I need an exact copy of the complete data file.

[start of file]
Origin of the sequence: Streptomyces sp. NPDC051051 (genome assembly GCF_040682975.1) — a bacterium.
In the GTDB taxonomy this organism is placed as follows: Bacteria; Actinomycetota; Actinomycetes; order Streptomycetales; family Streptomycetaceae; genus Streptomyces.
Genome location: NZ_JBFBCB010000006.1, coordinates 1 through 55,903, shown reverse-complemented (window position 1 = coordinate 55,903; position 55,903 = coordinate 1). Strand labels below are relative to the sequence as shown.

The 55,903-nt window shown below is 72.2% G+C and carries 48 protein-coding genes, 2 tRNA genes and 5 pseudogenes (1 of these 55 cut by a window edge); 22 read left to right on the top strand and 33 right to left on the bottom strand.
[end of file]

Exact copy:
Origin of the sequence: Streptomyces sp. NPDC051051 (genome assembly GCF_040682975.1) — a bacterium.
In the GTDB taxonomy this organism is placed as follows: Bacteria; Actinomycetota; Actinomycetes; order Streptomycetales; family Streptomycetaceae; genus Streptomyces.
Genome location: NZ_JBFBCB010000006.1, coordinates 1 through 55,903, shown reverse-complemented (window position 1 = coordinate 55,903; position 55,903 = coordinate 1). Strand labels below are relative to the sequence as shown.

The 55,903-nt window shown below is 72.2% G+C and carries 48 protein-coding genes, 2 tRNA genes and 5 pseudogenes (1 of these 55 cut by a window edge); 22 read left to right on the top strand and 33 right to left on the bottom strand.